A Vote for Panic, in Serbia's Election, Is a Vote for Peace


December 17, 1992|By WILLIAM PFAFF

Budapest. -- It is simple but catastrophic in implication to deal with Yugoslavia in terms of ''the Serbs,'' ''the Croatians,'' and ''the Muslims.'' That plays the game of ethnic politics, the logic of which leads to genocide.

''The Serbs'' did not invade Croatia and Bosnia to create Serbian homelands and expel their Croatian and Bosnian inhabitants. The Yugoslav National Army did that under the instructions of the Serbian government of Slobodan Milosevic. The war in Bosnia now is carried on by a regime and army composed mostly of Serbs native to Bosnia, supported and directed by the Milosevic authorities in Serbia.

But there are a great many Serbs who think all of this has been a criminal enterprise, which will end in further horrors in Serbia itself. Their time to act now has arrived.

On Sunday, Serbia can rid itself of Slobodan Milosevic, end the war in Bosnia and reverse the terrible course of the past year and a half, saving Serbia's honor and restoring it to the community of civilized and democratic nations.

The political and economic sanctions imposed by the United Nations, and the moral condemnation by the democracies can be thrown off, according to the results of the election that will take place for the presidency of Serbia.

Mr. Milosevic seeks re-election and endorsement for the bloody course upon which he has set his nation. He is challenged by Milan Panic, the California industrialist who returned to his native Yugoslavia to serve as the prime minister of what now is the Yugoslav federation of Serbia and Montenegro, the entity which survived the breakup of the old Yugoslavia in 1991.

Mr. Panic promises to stop the war in Bosnia, end Serbian support for the ''autonomous'' Serb forces prosecuting that war, stop ''ethnic cleansing'' and bring those committing it to justice, invite those driven from their homes to return, and restore the frontiers that existed before the war. He seeks a reconciliation among the Yugoslav peoples.

Has he a chance to succeed? The answer is yes, a chance.

Mr. Panic has temporarily united what until now has been an ineffectual and divided democratic opposition, including leaders

of the Orthodox Church.

He has the support of Serbian industrialists, who understand the lasting damage the war is inflicting on the economy and living standard of Serbia's people. He and his allies are supported by the surviving organs of a free press and now are able to make their case by radio and local or student television in most parts of the country.

Mr. Panic was initially looked upon as a well-meaning amateur who had blundered into a political drama of sordid intrigue, reckless violence and genocidal war. He came back to Yugoslavia at Mr. Milosevic's invitation, assumed to be a political nonentity who would provide plausible international public relations cover for Serbia.

Mr. Milosevic had vastly underestimated his man. Mr. Panic was aware of what he was getting into and has struggled with great courage to make peace and restore justice in his native country. This is an affair not without personal danger for him and his associates.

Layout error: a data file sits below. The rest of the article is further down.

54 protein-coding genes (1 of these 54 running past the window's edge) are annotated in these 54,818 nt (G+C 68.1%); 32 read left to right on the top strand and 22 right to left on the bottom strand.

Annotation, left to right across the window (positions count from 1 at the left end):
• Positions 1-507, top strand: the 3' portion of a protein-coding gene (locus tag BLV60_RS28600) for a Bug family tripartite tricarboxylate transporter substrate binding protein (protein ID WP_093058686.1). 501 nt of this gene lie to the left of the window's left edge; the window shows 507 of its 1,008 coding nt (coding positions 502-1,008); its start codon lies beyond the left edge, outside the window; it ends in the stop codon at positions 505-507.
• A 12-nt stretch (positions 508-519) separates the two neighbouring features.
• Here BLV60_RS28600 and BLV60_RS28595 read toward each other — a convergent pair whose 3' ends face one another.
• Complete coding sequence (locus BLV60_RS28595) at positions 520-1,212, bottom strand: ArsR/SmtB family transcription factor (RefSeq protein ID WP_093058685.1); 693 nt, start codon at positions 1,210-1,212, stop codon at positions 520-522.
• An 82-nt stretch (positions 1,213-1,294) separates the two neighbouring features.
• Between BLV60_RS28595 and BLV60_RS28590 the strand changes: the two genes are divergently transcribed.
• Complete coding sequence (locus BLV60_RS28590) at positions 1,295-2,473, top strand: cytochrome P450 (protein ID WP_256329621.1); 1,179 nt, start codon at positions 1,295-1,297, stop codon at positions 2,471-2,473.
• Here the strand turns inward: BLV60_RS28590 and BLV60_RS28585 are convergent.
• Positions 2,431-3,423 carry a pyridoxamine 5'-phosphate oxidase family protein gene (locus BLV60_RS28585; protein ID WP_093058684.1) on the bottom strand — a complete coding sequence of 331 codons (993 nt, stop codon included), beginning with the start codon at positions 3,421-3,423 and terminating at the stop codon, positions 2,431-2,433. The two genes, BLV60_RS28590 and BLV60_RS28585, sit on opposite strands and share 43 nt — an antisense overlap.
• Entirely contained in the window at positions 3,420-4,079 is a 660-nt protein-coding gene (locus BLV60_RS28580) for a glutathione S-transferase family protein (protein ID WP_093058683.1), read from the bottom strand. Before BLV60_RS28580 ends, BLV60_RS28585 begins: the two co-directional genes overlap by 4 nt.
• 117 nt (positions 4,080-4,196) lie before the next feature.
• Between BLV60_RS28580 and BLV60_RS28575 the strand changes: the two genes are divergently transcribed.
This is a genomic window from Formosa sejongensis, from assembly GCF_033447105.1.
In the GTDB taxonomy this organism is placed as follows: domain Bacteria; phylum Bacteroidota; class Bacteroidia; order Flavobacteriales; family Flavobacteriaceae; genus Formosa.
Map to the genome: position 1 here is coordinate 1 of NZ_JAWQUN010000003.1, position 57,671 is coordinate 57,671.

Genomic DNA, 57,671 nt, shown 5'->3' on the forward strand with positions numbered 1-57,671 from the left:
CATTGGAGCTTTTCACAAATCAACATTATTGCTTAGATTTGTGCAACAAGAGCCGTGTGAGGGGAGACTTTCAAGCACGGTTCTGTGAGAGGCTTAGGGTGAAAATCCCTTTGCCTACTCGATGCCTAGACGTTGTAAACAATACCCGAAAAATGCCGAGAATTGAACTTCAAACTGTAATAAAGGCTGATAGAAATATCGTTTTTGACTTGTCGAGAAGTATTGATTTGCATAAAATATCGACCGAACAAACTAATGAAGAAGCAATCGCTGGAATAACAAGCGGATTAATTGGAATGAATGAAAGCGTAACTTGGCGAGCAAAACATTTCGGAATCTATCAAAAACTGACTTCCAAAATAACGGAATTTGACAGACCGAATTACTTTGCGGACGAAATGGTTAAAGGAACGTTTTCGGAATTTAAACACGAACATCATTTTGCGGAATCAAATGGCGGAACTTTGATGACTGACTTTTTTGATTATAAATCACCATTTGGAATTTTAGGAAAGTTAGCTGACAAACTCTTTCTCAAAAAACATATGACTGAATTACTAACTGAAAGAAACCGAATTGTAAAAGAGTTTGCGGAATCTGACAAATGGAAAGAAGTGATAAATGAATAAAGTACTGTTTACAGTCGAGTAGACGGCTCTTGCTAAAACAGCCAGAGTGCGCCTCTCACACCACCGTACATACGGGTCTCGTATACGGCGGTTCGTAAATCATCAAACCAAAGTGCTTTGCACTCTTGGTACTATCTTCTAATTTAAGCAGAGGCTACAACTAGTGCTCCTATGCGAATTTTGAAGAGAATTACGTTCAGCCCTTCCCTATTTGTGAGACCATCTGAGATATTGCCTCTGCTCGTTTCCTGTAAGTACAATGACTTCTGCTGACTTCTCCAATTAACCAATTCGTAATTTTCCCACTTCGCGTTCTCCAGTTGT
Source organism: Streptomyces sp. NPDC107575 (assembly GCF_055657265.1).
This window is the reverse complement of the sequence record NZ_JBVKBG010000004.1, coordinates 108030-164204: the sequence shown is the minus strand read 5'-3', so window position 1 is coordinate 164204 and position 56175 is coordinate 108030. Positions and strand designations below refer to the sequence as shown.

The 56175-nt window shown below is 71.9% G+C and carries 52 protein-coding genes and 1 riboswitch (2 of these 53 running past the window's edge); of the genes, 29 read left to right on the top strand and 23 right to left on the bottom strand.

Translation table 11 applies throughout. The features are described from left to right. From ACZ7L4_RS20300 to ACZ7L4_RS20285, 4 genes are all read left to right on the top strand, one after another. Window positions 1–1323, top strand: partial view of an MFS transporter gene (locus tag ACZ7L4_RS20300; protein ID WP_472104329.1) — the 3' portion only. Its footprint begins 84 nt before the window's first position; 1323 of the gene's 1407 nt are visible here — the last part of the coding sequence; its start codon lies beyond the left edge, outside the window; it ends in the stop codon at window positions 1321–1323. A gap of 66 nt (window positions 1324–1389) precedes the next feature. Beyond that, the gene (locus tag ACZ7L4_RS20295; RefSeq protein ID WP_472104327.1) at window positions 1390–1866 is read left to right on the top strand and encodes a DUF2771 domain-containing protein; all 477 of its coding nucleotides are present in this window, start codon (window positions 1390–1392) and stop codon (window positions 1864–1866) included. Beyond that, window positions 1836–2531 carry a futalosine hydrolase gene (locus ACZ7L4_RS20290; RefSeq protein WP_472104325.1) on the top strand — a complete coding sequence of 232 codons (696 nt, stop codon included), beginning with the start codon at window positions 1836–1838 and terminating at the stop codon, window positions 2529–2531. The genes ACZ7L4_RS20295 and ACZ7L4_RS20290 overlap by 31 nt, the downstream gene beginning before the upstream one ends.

Mr. Panic has tried to get the U.N. to call off its economic boycott on grounds that hurting ordinary people would not shift the government's policies. The U.N. has justifiably replied that the Serbian people must answer for the policies of the government they put in place. If they wish the U.N. and Western powers to lift the boycott and renounce intervention, they must change Serbia's policies by giving it a new government.

According to the Milosevic authorities -- an alliance of former Communists like Mr. Milosevic with extreme and reactionary nationalists -- anyone who is against expansionist ethnic war is against Serbia. That is their attack on Mr. Panic.

He has had few cards to play, since the office of Yugoslav prime minister has little power, but he played them well enough to prevent the Milosevic forces from getting rid of him. Now, despite their furious opposition, he is on the ballot and has a chance to win.

Mr. Panic represents sanity in a situation where Yugoslav state television and the principal newspapers are controlled by Milosevic allies. All of them preach hatred and fear of Croatians and Muslims as peoples, insisting that Serbia is the victim of aggression by a preposterous coalition of American ''imperialists,'' German and Austrian ''fascists'' (in control of the European Community) and Muslim fundamentalists allied with the Pope.

The Milosevic forces warn of civil war if they don't win. Civil war is more probable if they do win, since a struggle with the Albanians in Kosovo and Sandzak thereby comes closer, and with that the likelihood of international war. For this reason a boycott of the election by Serbia's Albanian population would be madness.

The Serbian people have been told lies for years, and it is possible that the Panic campaign comes too late. His allies are a mixed and politically divided group, with conflicting interests of their own and limited resources.

The army, on the other hand, has stayed out of the struggle, which has weakened the Milosevic camp.

The prudent and pessimistic forecast is that Milan Panic will lose on Sunday. But in Serbia, prudence is not a virtue universally admired, and the unexpected can happen.

William Pfaff is a syndicated columnist.

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